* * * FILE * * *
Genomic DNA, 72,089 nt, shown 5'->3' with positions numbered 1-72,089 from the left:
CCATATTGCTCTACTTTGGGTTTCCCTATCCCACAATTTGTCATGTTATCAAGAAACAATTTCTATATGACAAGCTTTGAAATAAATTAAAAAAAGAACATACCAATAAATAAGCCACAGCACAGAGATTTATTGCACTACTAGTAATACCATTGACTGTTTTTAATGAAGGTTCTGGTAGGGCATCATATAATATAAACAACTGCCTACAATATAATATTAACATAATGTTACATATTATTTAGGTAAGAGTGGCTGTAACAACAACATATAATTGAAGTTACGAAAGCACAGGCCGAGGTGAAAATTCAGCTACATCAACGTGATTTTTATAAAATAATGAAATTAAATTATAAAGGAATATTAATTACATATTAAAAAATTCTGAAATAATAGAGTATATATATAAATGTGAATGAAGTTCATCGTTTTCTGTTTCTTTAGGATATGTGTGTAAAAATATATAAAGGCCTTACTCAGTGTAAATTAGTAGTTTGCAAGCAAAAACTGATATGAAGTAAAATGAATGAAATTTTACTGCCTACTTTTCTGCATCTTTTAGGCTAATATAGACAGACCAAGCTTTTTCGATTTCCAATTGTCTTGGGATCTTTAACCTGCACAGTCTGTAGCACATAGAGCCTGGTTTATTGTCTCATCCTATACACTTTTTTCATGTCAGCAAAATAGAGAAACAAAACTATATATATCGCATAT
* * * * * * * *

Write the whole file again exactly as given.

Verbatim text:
Genomic DNA, 72,089 nt, shown 5'->3' with positions numbered 1-72,089 from the left:
CCATATTGCTCTACTTTGGGTTTCCCTATCCCACAATTTGTCATGTTATCAAGAAACAATTTCTATATGACAAGCTTTGAAATAAATTAAAAAAAGAACATACCAATAAATAAGCCACAGCACAGAGATTTATTGCACTACTAGTAATACCATTGACTGTTTTTAATGAAGGTTCTGGTAGGGCATCATATAATATAAACAACTGCCTACAATATAATATTAACATAATGTTACATATTATTTAGGTAAGAGTGGCTGTAACAACAACATATAATTGAAGTTACGAAAGCACAGGCCGAGGTGAAAATTCAGCTACATCAACGTGATTTTTATAAAATAATGAAATTAAATTATAAAGGAATATTAATTACATATTAAAAAATTCTGAAATAATAGAGTATATATATAAATGTGAATGAAGTTCATCGTTTTCTGTTTCTTTAGGATATGTGTGTAAAAATATATAAAGGCCTTACTCAGTGTAAATTAGTAGTTTGCAAGCAAAAACTGATATGAAGTAAAATGAATGAAATTTTACTGCCTACTTTTCTGCATCTTTTAGGCTAATATAGACAGACCAAGCTTTTTCGATTTCCAATTGTCTTGGGATCTTTAACCTGCACAGTCTGTAGCACATAGAGCCTGGTTTATTGTCTCATCCTATACACTTTTTTCATGTCAGCAAAATAGAGAAACAAAACTATATATATCGCATAT